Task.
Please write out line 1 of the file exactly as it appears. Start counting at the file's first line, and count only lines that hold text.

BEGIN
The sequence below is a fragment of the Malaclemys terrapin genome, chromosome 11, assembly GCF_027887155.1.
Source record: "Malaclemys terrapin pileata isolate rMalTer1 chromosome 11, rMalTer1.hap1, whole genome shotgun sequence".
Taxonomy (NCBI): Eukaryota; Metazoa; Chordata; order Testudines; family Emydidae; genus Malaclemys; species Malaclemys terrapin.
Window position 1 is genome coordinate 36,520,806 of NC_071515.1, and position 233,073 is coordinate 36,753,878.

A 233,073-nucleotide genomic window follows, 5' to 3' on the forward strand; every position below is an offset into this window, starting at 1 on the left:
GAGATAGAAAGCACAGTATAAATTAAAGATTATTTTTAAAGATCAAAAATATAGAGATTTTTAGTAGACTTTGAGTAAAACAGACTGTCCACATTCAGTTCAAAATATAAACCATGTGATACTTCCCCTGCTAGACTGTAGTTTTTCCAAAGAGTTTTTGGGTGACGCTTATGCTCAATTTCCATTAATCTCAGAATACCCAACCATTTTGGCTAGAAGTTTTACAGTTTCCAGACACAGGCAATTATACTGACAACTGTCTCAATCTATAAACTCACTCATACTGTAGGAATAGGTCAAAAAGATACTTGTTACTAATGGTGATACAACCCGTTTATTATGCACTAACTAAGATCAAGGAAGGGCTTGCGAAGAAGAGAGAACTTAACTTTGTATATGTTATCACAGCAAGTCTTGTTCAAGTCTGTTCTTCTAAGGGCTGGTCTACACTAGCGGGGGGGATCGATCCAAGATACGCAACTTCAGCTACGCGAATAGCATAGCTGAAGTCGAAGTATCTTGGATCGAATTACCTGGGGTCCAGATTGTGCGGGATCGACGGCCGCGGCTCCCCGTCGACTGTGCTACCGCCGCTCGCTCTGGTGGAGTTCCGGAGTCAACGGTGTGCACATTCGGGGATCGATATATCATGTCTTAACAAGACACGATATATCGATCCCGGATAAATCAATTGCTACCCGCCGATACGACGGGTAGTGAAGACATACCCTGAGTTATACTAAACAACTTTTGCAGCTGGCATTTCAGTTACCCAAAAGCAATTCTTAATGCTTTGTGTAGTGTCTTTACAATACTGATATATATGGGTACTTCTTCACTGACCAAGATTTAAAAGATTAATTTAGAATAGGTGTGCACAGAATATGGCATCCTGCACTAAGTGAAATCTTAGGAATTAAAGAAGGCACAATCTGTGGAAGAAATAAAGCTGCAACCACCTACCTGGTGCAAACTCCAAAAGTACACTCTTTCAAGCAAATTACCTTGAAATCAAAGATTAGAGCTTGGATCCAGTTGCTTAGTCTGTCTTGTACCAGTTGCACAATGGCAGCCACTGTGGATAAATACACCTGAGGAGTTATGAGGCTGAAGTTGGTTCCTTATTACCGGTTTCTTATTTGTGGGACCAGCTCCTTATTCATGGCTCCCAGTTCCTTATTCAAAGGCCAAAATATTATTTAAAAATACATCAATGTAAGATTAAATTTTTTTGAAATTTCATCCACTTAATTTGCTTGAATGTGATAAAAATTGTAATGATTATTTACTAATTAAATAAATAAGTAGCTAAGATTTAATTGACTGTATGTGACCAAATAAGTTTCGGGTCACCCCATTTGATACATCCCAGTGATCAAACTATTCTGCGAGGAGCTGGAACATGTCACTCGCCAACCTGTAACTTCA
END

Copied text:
The sequence below is a fragment of the Malaclemys terrapin genome, chromosome 11, assembly GCF_027887155.1.